The European Convention for Protection of Human Rights and Fundamental Freedoms – a Constitution for Europe?

Available in Russian

Author: Angelika Nussberger

DOI: 10.21128/2226-2059-2019-2-3-19

Keywords: «living instrument»; constitutionalization of an international treaty; limits of judicial interpretation; political legitimization; value-based model of a society


In the retrospective it is surprising how skeptical the text of the European Convention of Human Rights was seen when it was adopted in 1950. Despite this somewhat difficult start it developed into a comprehensive human rights protection instrument applicable to 47 European States and thus exceeded all expectations. This was due to favorable historical conditions, especially after the end of the Cold War in the 1990s. The Court’s jurisprudence has shown revolutionary tendencies in developing the Convention as a “living instrument” and adapting it to changing conditions, but at the same time granting a varying margin of appreciation to the Member States in specific areas. In many respects the Convention resembles a Constitution. The interpretation of human rights has an impact on State organization, especially on principles such as rule of law, democracy, social State and federalism. Nevertheless, the Convention is clearly not a full-fledged Constitution as detailed regulations on State administration are missing. Furthermore, the conflict about the “last word” between the European Court of Human Rights and national Constitutional Courts has not been solved and cannot be solved as the hierarchy of norms is determined differently in constitutional law and international law. As a consequence, the European Court of Human Rights cannot be considered to be a constitutional court; it is rather a court promoting a model of a specific social contract. At present time, signs of crisis of this specific model cannot be overlooked; some political and legal problems that had been discussed when drafting the Convention seem to re-emerge. The need for a common value codex for Europe is, however, as great now as it was when the Convention mechanism was set up.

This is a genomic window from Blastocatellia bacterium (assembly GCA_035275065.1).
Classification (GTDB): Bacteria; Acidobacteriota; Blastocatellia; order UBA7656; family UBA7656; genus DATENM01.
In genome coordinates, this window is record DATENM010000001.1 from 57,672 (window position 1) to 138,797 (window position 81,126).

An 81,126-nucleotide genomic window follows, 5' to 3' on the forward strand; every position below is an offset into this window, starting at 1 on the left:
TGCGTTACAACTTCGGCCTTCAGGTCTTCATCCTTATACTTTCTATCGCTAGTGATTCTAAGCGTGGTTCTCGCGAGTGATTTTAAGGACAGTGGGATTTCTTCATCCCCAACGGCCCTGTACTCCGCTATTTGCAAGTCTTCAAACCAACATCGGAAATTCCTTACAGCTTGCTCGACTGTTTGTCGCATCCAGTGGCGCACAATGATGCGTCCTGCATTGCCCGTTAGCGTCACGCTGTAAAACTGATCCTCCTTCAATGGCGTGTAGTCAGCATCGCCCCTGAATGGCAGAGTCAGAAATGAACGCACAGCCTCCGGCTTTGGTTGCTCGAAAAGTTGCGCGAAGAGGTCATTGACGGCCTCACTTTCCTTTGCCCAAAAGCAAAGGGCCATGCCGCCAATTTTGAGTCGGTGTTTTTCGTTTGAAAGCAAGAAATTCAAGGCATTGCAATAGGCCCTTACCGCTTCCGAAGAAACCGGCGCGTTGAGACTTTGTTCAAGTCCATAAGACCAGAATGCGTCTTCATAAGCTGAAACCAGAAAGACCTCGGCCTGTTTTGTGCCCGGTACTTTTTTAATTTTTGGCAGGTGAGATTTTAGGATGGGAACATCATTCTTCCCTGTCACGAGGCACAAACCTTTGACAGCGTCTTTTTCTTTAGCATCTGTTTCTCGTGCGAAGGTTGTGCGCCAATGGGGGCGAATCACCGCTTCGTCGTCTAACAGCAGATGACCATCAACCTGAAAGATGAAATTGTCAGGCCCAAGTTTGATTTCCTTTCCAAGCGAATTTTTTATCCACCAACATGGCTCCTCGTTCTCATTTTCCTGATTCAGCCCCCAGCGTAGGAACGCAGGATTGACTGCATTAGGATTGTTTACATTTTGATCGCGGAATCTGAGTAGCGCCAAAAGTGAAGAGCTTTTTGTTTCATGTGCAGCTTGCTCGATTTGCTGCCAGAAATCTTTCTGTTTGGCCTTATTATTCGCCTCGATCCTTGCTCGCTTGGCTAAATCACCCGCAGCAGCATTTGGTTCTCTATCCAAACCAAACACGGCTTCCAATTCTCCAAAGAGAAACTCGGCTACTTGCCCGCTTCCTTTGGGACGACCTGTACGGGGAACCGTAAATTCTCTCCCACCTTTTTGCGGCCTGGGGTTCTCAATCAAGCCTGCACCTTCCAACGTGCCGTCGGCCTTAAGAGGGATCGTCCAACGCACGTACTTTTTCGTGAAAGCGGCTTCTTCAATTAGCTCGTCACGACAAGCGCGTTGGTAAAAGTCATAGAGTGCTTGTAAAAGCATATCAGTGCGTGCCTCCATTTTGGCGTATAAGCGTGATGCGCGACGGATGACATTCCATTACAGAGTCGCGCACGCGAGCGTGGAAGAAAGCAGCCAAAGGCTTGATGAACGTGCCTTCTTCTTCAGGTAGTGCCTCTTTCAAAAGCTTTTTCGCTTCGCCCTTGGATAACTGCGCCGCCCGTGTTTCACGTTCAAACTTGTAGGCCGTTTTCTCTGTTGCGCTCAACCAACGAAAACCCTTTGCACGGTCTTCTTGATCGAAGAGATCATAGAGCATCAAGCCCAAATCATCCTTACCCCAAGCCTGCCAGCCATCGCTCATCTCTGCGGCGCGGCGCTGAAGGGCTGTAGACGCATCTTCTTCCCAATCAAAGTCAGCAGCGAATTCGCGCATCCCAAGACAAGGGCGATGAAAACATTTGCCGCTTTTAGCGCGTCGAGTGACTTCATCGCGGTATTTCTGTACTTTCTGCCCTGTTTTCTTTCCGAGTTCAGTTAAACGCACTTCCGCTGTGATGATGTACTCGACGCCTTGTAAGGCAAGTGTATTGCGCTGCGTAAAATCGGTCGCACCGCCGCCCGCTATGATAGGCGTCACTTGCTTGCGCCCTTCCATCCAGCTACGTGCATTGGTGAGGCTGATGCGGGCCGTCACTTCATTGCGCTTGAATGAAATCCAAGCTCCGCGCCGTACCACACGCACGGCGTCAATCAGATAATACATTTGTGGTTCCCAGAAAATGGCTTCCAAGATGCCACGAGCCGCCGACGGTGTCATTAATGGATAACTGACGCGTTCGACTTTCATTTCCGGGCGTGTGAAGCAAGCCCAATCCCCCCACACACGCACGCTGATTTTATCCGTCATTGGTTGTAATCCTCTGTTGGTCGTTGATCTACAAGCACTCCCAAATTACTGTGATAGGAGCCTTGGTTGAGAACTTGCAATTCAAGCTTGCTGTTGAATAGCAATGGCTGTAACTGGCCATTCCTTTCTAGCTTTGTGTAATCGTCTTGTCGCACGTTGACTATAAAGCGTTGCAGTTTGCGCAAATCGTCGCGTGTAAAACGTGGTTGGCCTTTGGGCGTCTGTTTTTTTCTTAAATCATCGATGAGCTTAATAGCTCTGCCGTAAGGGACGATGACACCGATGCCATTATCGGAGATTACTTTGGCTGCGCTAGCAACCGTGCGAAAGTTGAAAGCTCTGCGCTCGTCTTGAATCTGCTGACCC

About the author: Angelika Nußberger – Vice-President, European Court of Human Rights, Strasbourg, France; Professor, University of Cologne, Cologne, Germany.

Citation: Nußberger A. (2019) Evropeyskaya Konventsiya o zashchite prav cheloveka i osnovnykh svobod – Konstitutsiya dlya Evropy? [The European Convention for Protection of Human Rights and Fundamental Freedoms – a Constitution for Europe?]. Mezhdunarodnoe pravosudie, vol.9, no.2, pp.3–19. (In Russian).


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